When I saw the announcement trailer for Immortals of Aveum in the winter of 2022, I was surprised by my own interest in the game. Immortals came from an unproven studio founded four years prior by Bret Robbins, a AAA creative director who most recently built a trio of Call of Duty titles: Modern Warfare 3, Advanced Warfare, and WWII. Ascendant Studios, his independent venture, was partnering with EA on its debut game, a first-person shooter in a militaristic fantasy world. On the surface, it didn’t sound like something I’d be drawn to.
But Immortals of Aveum caught my eye. Its cinematics were beautiful and the trailer showcased frenetic combat with bright beams of magic, all while actors Gina Torres (Firefly) and Darren Barnet (Never Have I Ever) narrated an epic story of rebellion, political sabotage and dragons. From a first-person perspective, the protagonist’s hand movements were quick and sharp, and they looked like a satisfying build-up to powerful attacks.
With a few months of hindsight, I remain interested in Immortals of Aveum and I think I’ve figured out why. There aren’t a ton of first-person action games that rely on mechanics other than guns — Dishonored, Ghostwire: Tokyo and Hexen come to mind, but it’s a small field overall. That might be one reason Immortals of Aveum stands out as something fresh, but it’s also nice to see a new, AAA-level game that’s single-player and narrative-driven with a contained campaign, rather than an open world of live-service features. Learning more about Ascendant helped, too: Robbins was also the creative director of the original Dead Space and his team included former Telltale Games members, lending weight to the assertation that Immortals of Aveum would center a dense storyline.
I played a demo of Immortals of Aveum at Summer Game Fest 2023, and it was gorgeous. Its cinematics were particularly impressive: The motion capture was smooth and the character models were finely detailed, with delicate eye markings and layers of gear. The clarity of the cutscenes made it easier to get lost in the dialogue and the ravaged fantasy world of Aveum, even in a short period of time.
Gameplaywise, I had access to the blue type of magic, which granted me two abilities: a whip that pulled enemies toward me, and a burst of balled-up energy, spammable as fast as my finger could press R2. I also used the Animate ability on a giant rock hand, using a telekinesis-type power to manipulate its fingers and bridge a gap between two cliffside landings. Playing with a gamepad on PC, I found the mechanics to be almost too smooth, with my reticle often sliding beyond my intended targets, but this is something I think I’d get used to after 30 minutes longer with the game. Even with the hyper-lubricated controls, I appreciated the lack of a noticeable aim assist.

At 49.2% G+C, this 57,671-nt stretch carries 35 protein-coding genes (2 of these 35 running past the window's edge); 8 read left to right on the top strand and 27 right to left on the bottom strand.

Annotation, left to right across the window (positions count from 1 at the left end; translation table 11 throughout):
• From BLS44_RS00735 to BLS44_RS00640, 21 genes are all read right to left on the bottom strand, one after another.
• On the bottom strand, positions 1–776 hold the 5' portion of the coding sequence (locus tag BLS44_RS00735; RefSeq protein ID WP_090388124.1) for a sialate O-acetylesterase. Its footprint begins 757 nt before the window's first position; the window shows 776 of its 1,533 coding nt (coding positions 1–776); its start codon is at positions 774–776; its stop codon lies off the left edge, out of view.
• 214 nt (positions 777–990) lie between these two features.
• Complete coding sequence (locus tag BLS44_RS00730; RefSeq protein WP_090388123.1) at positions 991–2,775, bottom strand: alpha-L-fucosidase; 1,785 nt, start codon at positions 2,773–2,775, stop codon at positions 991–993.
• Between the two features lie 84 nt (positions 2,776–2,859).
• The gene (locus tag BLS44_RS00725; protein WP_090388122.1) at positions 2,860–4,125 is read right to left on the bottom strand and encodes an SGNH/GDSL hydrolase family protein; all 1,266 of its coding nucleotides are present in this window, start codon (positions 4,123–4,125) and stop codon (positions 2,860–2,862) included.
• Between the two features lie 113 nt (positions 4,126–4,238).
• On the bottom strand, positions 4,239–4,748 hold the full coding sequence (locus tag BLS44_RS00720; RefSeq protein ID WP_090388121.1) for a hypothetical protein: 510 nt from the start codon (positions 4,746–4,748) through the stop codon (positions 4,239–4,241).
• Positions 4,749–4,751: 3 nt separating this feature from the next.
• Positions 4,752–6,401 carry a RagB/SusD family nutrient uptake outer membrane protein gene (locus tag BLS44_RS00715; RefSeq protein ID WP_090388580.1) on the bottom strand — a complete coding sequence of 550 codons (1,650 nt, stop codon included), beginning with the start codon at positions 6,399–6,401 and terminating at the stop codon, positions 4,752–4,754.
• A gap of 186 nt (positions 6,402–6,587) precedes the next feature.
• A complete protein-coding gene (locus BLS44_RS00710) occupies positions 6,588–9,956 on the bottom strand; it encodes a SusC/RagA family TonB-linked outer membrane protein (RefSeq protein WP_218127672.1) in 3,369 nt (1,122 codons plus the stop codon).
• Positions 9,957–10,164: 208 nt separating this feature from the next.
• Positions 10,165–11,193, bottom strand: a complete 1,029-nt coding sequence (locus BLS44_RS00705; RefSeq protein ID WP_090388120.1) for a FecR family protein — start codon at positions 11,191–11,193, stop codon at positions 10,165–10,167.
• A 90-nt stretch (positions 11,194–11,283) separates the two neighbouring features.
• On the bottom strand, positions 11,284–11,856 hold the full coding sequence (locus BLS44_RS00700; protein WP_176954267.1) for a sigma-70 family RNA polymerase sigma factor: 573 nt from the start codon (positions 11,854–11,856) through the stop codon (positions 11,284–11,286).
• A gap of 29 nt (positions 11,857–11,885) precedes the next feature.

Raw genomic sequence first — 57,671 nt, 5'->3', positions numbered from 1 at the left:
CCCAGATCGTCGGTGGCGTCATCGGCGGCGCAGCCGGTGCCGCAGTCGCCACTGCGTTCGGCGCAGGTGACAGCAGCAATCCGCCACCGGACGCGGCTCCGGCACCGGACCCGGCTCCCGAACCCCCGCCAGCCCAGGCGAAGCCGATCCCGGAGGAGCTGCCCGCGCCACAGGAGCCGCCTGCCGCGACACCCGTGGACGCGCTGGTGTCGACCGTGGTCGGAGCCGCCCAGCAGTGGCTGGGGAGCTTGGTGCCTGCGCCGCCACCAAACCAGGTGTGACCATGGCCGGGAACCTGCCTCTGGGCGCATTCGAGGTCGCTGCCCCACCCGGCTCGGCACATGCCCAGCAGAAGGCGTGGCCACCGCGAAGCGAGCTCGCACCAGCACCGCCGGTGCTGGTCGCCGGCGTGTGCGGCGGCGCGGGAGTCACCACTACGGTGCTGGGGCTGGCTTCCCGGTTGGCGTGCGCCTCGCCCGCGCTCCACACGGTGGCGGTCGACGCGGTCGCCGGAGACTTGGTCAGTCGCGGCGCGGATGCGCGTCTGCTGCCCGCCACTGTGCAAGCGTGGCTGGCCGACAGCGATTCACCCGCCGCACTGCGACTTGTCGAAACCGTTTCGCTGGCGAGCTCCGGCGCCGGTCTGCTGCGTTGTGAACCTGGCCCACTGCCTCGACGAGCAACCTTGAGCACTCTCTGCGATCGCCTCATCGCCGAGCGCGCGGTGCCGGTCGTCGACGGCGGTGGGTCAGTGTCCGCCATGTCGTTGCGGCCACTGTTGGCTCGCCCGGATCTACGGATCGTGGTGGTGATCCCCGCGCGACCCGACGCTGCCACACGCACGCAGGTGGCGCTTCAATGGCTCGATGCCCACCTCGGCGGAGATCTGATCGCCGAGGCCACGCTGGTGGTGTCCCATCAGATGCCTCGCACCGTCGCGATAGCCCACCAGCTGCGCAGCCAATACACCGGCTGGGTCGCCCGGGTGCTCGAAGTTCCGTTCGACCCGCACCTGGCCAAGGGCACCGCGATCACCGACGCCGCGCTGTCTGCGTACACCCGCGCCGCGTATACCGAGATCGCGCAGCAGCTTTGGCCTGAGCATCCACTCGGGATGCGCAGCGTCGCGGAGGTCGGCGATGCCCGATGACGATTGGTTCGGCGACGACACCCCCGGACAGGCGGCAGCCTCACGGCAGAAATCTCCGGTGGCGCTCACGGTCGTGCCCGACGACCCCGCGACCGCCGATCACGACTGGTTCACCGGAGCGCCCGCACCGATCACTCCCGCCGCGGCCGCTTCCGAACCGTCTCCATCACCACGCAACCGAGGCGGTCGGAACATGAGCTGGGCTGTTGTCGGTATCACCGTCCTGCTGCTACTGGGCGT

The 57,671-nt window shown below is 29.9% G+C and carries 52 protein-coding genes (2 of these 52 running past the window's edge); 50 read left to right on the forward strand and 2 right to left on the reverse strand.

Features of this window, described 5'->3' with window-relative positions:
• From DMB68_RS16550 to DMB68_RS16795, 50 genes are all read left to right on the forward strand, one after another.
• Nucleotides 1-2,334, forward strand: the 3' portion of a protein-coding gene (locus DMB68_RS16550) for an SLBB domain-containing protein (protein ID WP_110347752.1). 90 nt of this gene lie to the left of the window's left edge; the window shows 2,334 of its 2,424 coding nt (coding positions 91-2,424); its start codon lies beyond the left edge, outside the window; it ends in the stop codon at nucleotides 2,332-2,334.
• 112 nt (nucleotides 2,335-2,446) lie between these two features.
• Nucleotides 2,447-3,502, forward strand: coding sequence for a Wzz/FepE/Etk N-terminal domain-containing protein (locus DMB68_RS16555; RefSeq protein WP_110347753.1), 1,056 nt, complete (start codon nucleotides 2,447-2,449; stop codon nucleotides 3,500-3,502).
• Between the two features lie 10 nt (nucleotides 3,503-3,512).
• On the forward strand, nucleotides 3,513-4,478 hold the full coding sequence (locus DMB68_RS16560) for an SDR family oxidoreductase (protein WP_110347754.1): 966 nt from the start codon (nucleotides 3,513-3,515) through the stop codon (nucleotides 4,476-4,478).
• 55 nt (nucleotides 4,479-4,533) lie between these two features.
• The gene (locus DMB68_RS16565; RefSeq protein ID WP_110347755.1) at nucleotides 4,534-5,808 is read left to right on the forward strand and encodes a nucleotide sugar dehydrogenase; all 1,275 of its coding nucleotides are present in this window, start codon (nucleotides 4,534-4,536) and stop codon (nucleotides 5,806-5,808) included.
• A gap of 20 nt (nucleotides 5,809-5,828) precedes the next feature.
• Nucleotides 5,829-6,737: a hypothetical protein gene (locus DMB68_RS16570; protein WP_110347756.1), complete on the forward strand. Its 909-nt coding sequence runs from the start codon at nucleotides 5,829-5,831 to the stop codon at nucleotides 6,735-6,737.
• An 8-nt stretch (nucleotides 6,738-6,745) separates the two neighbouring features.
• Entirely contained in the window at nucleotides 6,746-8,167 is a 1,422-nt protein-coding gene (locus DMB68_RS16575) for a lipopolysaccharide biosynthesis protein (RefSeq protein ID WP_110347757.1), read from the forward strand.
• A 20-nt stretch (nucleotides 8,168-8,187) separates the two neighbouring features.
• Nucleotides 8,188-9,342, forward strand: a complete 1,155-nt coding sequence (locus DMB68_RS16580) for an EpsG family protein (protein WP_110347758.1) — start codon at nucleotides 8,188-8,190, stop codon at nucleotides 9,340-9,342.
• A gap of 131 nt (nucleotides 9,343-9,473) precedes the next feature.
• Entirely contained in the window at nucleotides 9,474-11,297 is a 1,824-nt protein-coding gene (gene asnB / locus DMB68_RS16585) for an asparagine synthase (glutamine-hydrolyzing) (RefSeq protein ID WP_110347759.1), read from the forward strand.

I didn’t encounter the sheer number of enemies that Ascendant has shown off in trailers for Immortals of Aveum; my hordes maxed out at about eight. But by the end of my play time, I felt like I’d started to learn the rhythm of the game’s combat, and I can see it becoming frenzied — in a great way — with the addition of new magical powers. And, sure, some more enemies.
The most jarring part of the demo was actually traversing the terrain — there were plenty of craggy mountainsides and rock walls that looked perfectly climbable by modern action-adventure standards, but they weren’t. Maybe I needed to spend more time learning the intricacies of gap-jumping and ledge-grabbing, but I found my character to be slightly less spry than I wanted, unwilling to fully double-jump or pull himself onto platforms. However, the movement restrictions seemed purposeful, and the game wasn’t sluggish by any means: Immortals of Aveum felt more like a puzzle game than a climbing adventure, with a series of locked stone doors and multicolored gems to throw magic at in specific patterns.
My demo broke once, when a bug prevented a stone door from opening, and a developer had to get me back on track. I was assured that the game will be in full working condition by launch day, in about six weeks.
Ascendant Studios is independent, but it’s marketed as a AAA team and it has about 100 employees. Immortals of Aveum certainly looks like a big-budget game; it’s built in Unreal Engine 5 and heading to PlayStation 5, Xbox Series X/S and PC on July 20th. I remain intrigued; I’m excited to get my hands on a few more magical powers and see where this world of high-fantasy politics leads.
Catch up on all of the news from Summer Game Fest right here!
This article originally appeared on Engadget at https://www.engadget.com/immortals-of-aveum-first-look-a-little-more-magic-and-this-might-be-wonderful-133034089.html?src=rss